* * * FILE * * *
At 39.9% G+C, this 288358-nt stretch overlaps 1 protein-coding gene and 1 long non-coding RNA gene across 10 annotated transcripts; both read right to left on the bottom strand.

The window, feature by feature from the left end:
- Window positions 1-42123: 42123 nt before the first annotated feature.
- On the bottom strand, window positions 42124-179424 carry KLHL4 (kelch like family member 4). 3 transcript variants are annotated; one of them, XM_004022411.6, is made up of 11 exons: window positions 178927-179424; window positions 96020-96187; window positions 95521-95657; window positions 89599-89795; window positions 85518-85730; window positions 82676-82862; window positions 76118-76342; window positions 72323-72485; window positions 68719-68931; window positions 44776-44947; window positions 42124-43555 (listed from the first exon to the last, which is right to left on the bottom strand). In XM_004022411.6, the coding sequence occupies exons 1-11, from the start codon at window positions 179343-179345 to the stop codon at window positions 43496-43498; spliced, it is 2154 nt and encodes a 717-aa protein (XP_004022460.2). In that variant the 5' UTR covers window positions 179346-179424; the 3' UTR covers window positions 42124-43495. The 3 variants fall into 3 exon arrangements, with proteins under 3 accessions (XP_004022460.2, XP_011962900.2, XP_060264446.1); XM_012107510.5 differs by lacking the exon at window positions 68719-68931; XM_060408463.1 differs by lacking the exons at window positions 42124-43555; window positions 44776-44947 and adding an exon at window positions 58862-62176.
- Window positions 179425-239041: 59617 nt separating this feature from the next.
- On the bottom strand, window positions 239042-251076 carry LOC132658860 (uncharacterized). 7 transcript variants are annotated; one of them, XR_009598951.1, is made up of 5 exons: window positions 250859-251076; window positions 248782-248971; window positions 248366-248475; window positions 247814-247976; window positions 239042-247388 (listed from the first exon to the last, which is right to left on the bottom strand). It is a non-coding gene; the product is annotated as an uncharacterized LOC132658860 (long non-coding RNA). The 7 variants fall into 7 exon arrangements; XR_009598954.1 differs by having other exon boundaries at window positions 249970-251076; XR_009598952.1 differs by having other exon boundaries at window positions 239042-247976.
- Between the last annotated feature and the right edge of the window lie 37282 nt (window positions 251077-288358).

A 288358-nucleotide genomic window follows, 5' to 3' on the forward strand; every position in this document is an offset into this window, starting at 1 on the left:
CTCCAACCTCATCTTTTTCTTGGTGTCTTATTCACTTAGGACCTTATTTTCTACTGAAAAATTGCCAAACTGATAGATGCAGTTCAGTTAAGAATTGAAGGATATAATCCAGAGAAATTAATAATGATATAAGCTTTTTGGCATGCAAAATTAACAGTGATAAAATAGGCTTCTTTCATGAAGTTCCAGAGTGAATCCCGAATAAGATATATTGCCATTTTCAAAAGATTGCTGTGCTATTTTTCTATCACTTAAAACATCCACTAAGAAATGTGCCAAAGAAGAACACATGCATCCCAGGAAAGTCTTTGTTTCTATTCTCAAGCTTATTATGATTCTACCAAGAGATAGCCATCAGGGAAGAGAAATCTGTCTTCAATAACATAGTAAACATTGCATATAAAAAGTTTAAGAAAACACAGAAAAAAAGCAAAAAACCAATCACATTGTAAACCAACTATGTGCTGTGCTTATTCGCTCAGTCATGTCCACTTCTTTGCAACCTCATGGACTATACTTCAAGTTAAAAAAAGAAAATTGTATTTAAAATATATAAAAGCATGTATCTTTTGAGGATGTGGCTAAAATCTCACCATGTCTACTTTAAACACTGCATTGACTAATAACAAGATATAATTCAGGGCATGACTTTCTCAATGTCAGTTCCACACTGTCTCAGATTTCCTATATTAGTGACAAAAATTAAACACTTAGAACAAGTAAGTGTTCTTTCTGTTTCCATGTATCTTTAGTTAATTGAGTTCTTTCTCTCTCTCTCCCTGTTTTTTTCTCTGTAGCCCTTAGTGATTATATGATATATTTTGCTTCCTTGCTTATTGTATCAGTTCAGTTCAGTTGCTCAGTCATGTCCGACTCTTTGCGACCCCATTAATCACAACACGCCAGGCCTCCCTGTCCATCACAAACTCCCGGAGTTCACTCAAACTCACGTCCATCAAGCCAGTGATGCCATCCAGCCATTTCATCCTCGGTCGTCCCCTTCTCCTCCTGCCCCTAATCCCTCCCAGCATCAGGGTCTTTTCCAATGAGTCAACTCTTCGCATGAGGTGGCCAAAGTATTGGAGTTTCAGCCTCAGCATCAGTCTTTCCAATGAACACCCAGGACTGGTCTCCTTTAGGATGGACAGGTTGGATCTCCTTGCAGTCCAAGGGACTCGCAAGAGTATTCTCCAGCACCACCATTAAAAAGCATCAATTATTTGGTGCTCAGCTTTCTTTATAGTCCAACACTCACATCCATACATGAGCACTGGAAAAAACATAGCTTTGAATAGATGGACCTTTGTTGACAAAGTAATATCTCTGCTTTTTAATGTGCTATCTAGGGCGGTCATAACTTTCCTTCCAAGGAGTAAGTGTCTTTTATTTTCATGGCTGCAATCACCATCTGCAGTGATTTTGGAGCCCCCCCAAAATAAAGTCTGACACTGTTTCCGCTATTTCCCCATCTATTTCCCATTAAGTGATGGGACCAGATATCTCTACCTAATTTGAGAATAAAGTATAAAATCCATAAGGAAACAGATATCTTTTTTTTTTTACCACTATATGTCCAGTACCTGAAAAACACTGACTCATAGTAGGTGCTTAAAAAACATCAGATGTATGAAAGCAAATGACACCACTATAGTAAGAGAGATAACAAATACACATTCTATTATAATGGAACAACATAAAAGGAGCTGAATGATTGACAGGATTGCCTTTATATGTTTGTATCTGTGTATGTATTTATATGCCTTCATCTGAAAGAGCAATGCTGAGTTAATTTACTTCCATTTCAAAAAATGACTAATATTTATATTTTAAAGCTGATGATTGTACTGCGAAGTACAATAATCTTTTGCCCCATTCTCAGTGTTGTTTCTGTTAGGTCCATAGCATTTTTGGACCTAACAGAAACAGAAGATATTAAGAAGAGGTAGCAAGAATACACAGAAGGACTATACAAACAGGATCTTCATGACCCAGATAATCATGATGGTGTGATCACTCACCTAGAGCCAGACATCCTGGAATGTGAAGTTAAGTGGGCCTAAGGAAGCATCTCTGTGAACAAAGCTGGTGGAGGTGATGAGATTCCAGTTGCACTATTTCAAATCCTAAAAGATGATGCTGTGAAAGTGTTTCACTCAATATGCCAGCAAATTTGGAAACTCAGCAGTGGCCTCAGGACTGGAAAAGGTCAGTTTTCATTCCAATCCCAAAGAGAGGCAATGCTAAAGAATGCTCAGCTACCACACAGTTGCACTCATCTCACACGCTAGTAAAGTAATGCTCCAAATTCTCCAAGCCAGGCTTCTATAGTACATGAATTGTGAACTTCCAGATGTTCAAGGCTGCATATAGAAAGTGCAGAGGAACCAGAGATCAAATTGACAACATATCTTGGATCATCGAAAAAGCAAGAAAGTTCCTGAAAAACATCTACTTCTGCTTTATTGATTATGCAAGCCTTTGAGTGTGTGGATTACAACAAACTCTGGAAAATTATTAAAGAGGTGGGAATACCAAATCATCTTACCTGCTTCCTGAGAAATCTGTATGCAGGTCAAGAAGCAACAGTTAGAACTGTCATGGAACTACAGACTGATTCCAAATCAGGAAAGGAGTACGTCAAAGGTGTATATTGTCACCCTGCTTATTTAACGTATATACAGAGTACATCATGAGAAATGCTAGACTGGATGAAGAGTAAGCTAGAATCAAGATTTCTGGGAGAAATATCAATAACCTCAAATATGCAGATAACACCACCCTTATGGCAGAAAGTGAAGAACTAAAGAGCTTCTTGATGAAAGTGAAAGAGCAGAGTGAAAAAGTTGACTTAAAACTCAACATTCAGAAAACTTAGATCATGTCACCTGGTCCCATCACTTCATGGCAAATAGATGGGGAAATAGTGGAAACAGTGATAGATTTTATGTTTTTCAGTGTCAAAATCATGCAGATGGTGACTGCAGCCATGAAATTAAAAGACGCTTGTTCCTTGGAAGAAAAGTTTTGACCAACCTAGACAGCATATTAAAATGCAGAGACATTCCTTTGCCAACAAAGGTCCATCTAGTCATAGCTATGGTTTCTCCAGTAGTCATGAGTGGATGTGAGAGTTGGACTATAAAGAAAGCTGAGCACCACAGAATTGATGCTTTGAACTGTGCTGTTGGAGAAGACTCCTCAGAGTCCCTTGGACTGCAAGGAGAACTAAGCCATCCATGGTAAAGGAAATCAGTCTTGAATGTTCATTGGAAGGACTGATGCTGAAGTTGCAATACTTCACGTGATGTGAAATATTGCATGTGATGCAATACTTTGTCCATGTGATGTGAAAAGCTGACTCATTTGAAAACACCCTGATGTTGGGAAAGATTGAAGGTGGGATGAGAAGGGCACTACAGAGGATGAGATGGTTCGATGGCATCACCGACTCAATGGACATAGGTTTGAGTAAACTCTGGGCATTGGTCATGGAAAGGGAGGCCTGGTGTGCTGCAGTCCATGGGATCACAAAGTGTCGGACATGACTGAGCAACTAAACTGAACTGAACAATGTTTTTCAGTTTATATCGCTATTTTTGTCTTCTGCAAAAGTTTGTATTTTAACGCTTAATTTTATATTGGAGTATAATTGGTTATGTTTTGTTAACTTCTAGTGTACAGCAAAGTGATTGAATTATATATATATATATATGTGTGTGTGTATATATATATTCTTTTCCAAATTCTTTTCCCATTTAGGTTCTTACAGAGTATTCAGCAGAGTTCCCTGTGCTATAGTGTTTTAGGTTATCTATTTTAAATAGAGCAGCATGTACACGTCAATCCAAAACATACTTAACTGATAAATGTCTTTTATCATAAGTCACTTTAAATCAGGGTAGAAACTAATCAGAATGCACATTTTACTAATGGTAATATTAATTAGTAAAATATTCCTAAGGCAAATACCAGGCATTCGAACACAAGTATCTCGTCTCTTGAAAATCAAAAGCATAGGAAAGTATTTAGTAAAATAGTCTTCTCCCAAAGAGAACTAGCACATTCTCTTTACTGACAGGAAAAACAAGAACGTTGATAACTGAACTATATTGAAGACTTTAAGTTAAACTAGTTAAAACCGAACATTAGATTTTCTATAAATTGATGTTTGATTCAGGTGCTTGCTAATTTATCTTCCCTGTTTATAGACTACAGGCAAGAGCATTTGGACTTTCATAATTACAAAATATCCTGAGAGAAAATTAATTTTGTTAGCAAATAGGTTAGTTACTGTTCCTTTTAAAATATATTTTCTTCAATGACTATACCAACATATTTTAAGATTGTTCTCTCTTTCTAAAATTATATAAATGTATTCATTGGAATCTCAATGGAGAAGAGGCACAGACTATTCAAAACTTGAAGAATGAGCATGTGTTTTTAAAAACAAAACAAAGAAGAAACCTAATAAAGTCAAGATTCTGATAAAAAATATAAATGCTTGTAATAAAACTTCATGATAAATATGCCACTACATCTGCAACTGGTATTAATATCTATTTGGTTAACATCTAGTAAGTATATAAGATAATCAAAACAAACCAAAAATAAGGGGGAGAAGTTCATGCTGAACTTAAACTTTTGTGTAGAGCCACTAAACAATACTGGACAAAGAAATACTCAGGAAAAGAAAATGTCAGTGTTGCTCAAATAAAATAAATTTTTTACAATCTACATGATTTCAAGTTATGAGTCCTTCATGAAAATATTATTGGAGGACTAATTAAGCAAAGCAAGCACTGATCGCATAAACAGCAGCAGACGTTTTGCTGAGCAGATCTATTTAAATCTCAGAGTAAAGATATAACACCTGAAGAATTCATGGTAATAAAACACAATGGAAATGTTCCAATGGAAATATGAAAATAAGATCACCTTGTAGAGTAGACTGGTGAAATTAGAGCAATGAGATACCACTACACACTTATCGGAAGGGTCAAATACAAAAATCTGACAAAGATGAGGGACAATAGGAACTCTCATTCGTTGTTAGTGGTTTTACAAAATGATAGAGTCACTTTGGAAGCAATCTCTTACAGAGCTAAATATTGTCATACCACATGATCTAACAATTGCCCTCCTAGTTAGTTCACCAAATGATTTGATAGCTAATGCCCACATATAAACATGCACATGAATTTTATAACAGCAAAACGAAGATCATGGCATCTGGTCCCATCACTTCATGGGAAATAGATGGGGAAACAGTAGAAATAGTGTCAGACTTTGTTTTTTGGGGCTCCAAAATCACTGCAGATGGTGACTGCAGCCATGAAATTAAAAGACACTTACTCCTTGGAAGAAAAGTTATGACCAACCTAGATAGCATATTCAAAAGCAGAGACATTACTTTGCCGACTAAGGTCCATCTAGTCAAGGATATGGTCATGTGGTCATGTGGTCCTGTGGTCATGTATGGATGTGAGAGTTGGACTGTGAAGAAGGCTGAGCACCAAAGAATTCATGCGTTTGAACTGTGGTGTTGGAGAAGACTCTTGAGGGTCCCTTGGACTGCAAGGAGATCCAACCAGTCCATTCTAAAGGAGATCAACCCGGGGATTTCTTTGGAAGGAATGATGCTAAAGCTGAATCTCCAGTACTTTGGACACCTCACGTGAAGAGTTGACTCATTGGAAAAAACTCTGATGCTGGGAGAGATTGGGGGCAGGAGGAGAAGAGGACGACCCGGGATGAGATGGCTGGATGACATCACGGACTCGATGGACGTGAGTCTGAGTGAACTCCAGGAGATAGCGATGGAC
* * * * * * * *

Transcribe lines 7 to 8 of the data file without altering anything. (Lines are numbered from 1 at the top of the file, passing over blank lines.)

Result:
- Between the last annotated feature and the right edge of the window lie 37282 nt (window positions 251077-288358).

A 288358-nucleotide genomic window follows, 5' to 3' on the forward strand; every position in this document is an offset into this window, starting at 1 on the left: